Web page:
Immigration and Intergovernmental Relations: How Immigration is Redrawing the Lines of Federalism


In May 2007, Encarnacion Bail Romero, mother of Carlitos Romero, and an undocumented worker in Missouri, was arrested at a poultry plant by Immigration and Customs Enforcement agents during an immigration raid (Gigler, Ross, & Hill, 2012).   While Romero was incarcerated for an immigration-related law that the Supreme Court later struck down as unconstitutional, the State of Missouri terminated Romero’s parental rights and granted the adoption of Carlitos to a Missouri couple (Cambria, 2012).  After Romero exhausted all legal options, the adoption was upheld by a Missouri Juvenile Court (Ross & Hill, 2012).  Romero’s case is not an isolated incident, as Wessler (2011) found that more than 46,000 parents of U.S. citizen children were removed from their children in the first half of 2011, and at least 5,100 children of detained or deported undocumented immigrants are in U.S. foster care.  These types of cases highlight the complexity of intergovernmental relations in a federalist system, existing precisely because of the gaps between the patchwork of federal, state, and local immigration laws and policies.  Immigration policy gaps exist because federal, state, and local policymakers disagree over both the aims and means of immigration policy and because federal policy consequences are borne by state and local governments in the form of an unfunded mandate, giving rise to immigrant federalism caused by active state and local governments seeking to create change.

Hoefer, Rytina, and Baker (2012) estimate that there are 11.5 million unauthorized immigrants living in the United States, the majority of which are from Mexico and Central America.  Extreme estimates by conservative, anti-immigration think tank FAIR, suggest that undocumented immigrants cost $113 billion annually, 76% of which is borne by state and local governments (Martin & Ruark, 2010).  Although, the Congressional Budget Office (2007) found that while the costs to state and local governments exceeded the revenues from undocumented immigrations, the budgetary impact was modest.  Furthermore, and Shafritz, Russell, and Borick (2011) and Hanson (2007) both recognize that undocumented immigrants are positive for the U.S. economy.  Why then are state and local governments more active in the legislation and regulation of immigration?

While the lack of reliable statistics give fuel to differing partisan perspectives on the immigration debate, the unequal budgetary burden placed on state and local governments make illegal immigration “the mother of all unfunded mandates” (Shafritz, et al., 2011, p. 164).  It is therefore, little surprise, given both the economic burden and a lack of clear direction from the federal government, that state and local governments are seeking a rearrangement of immigrant federalism (Huntington, 2008).  In fact, Huntington (2008) argues that the immigration debate should be considered through a lens of federalism to determine proper allocation of power between the various levels of government, rather than having the federal government preempt all immigration law and policy decisions.  Huntington’s (2008) perspective echoes the notion of incremental decision making inherent in a federal system that Shafritz, et al. (2011) consider “integral to democracy” (p. 140).  Indeed, the tendency towards incrementalism may be one of key reasons for lack of clear immigration policy from the federal government.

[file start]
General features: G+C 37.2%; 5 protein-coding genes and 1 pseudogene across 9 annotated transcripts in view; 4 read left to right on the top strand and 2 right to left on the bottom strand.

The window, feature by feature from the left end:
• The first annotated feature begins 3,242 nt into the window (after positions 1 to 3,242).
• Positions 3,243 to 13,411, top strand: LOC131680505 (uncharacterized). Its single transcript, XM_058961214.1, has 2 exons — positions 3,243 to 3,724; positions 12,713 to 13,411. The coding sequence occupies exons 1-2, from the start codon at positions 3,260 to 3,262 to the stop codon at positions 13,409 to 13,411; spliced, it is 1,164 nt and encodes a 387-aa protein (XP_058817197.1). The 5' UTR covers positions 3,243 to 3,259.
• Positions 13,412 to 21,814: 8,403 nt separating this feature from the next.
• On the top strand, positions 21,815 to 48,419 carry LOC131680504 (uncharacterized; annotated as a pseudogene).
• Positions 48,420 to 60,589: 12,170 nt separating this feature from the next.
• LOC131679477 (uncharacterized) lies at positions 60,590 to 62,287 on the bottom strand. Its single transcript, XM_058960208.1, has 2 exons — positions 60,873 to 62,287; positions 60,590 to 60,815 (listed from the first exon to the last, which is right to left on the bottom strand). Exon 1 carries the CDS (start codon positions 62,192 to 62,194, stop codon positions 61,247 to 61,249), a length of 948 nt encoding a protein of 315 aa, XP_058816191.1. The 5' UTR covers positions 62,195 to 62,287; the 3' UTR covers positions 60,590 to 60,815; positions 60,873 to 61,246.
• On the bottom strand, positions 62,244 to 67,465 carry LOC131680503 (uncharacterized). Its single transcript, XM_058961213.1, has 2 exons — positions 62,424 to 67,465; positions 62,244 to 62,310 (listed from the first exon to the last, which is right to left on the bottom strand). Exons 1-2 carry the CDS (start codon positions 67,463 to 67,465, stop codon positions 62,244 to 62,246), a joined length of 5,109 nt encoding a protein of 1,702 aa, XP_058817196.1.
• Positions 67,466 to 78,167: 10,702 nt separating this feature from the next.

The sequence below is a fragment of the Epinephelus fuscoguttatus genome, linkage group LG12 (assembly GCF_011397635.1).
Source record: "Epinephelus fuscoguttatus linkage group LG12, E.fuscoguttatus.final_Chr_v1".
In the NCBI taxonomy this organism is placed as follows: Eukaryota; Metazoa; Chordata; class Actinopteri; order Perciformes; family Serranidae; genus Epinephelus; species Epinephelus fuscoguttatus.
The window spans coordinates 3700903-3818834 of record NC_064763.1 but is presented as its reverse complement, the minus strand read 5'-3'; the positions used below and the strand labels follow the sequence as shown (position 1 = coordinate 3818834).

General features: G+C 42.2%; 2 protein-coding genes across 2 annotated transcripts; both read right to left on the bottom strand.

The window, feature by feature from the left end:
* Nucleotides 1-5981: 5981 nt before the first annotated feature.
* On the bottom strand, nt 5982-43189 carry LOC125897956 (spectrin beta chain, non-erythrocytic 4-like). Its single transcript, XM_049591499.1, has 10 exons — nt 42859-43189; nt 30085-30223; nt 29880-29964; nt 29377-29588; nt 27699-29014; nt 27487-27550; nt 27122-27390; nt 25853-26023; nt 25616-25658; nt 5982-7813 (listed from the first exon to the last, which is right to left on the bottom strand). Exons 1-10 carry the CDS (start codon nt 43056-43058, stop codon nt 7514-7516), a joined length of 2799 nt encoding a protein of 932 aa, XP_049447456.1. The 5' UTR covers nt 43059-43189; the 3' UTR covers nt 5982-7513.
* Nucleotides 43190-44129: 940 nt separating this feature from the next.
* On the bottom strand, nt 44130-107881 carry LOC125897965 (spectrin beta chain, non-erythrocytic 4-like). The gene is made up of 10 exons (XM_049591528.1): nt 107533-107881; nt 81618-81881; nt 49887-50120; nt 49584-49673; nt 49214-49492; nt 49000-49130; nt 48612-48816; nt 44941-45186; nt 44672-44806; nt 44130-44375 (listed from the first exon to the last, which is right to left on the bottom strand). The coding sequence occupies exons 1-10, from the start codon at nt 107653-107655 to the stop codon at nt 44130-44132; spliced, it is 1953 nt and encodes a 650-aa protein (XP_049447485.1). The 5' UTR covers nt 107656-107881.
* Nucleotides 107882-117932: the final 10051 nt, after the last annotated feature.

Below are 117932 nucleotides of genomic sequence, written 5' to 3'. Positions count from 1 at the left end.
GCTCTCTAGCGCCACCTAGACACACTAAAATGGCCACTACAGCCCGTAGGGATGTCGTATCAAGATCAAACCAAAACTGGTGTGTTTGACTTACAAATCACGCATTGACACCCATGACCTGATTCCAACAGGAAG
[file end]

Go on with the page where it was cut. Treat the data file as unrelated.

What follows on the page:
Shafritz, et al. (2011) note that in 2007, “at least 1,100 immigration bills were submitted by state lawmakers” (p. 164).   Some of the new legislation is aimed at making illegal immigration less favorable in the jurisdictions of local lawmakers, while other localities enact legislation to make illegal immigration more favorable (Huntington, 2008).  Where some lawmakers are seeking to discourage illegal immigration to reduce the economic consequences of the unfunded mandate, others are seeking to encourage immigration in order to grow their local economies.  There are also some who consider anti-immigration a thinly, veiled attempt to advance a nativist and ultimately racist agenda (Zeskind, 2005).  Indeed, history would suggest that immigration policy has it roots in a discriminatory agenda (U.S. Commission On Civil Rights, 1980).  It is clear that differing policy actors have conflicting views on the aims of U.S. immigration policy, and likely the means.  It is equally clear that the federal government must consider the various policy aims of constituent governments, while also assuring the needs and interests of minority or weaker groups are protected.   It appears to this author that the federalist system of government is both the cause of the slow progress in immigration reform, and responsible for the benefits of the existing immigration policy to various constituents.